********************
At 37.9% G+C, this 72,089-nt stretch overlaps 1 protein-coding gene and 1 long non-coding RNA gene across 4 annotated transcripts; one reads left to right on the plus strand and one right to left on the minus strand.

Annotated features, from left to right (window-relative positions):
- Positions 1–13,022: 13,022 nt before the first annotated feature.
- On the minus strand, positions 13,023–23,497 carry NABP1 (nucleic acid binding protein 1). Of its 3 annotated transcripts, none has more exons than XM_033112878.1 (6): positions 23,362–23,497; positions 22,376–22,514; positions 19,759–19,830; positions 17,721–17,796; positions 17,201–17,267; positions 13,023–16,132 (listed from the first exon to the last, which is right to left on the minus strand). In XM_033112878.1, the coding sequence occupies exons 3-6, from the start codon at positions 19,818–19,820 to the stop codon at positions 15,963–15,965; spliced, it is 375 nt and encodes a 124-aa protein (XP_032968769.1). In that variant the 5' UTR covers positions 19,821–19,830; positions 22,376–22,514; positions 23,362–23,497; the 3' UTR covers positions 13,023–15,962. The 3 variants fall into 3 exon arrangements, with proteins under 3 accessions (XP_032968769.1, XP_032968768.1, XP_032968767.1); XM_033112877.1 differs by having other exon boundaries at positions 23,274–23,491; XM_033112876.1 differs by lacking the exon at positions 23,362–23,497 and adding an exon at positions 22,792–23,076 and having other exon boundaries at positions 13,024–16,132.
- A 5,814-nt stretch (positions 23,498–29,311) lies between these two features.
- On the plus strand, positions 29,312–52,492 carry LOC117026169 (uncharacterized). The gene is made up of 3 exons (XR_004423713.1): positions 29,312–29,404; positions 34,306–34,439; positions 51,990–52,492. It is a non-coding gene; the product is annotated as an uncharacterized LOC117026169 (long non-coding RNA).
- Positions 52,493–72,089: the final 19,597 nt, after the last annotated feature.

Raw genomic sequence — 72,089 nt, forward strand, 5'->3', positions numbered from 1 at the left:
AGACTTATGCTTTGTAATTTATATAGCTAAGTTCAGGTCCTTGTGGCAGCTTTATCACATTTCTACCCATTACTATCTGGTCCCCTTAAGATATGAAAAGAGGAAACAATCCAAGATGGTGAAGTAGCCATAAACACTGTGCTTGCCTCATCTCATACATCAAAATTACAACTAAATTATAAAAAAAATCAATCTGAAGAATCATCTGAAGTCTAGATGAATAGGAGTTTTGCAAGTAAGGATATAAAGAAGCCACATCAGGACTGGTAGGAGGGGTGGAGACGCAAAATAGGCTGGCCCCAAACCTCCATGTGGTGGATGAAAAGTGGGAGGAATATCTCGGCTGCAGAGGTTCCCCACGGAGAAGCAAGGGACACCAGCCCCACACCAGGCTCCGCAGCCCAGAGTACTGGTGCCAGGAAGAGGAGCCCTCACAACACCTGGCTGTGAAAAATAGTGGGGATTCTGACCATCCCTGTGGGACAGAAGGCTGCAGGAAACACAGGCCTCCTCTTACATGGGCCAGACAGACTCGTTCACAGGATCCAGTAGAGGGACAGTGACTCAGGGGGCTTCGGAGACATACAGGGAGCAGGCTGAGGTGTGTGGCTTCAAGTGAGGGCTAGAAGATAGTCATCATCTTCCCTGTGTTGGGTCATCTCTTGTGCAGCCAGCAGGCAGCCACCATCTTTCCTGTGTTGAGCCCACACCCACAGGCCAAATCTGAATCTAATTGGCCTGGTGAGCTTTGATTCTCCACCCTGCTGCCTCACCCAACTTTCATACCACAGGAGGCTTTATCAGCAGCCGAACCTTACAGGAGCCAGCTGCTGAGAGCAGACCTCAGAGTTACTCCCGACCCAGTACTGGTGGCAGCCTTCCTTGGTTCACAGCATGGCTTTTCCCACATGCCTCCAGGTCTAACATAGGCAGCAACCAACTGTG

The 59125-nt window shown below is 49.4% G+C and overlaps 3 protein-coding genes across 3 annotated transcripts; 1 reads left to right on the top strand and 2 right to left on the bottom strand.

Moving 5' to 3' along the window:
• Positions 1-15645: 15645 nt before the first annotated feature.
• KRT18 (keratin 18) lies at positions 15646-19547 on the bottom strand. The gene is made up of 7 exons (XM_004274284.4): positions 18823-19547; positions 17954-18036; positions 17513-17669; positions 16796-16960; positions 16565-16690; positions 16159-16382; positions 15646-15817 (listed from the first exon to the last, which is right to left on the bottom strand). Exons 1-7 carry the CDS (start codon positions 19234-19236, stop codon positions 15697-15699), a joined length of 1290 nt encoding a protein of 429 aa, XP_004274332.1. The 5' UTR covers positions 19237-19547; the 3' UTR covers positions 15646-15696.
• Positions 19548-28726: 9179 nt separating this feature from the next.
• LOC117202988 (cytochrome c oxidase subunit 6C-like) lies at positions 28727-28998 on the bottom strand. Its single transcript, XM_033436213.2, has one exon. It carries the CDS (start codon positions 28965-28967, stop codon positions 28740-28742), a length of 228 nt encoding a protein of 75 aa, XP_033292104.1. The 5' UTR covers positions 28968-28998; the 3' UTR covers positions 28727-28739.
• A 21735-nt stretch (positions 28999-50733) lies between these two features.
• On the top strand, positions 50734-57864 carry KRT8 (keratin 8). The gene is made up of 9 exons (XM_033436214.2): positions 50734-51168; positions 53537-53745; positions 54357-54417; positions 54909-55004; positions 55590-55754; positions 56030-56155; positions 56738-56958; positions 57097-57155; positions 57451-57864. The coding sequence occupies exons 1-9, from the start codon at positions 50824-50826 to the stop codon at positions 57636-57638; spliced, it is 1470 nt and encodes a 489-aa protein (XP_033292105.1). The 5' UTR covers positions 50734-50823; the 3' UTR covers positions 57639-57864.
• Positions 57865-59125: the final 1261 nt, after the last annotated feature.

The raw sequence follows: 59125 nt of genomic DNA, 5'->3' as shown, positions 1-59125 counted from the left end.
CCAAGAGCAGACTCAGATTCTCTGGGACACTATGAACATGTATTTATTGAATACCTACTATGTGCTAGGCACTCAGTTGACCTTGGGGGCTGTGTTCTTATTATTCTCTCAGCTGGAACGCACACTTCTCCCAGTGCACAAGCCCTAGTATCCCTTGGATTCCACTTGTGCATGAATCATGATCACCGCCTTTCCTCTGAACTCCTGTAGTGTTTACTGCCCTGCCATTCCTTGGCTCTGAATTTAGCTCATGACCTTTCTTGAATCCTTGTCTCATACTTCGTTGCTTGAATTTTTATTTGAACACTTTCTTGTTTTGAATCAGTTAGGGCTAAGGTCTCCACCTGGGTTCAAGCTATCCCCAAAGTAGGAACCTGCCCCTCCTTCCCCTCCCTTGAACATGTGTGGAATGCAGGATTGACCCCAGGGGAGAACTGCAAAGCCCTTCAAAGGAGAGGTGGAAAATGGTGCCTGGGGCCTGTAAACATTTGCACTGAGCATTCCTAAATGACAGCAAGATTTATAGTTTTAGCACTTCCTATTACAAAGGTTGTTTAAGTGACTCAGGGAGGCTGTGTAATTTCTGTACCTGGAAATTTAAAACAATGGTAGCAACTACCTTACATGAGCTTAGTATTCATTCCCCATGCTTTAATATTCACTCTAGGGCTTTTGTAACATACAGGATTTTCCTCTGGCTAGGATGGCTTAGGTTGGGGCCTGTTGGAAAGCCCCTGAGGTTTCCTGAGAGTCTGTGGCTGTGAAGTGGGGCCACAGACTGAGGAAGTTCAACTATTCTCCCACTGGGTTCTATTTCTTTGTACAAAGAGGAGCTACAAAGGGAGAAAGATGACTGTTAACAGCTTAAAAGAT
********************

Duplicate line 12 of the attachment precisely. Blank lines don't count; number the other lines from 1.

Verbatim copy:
• Positions 1-15645: 15645 nt before the first annotated feature.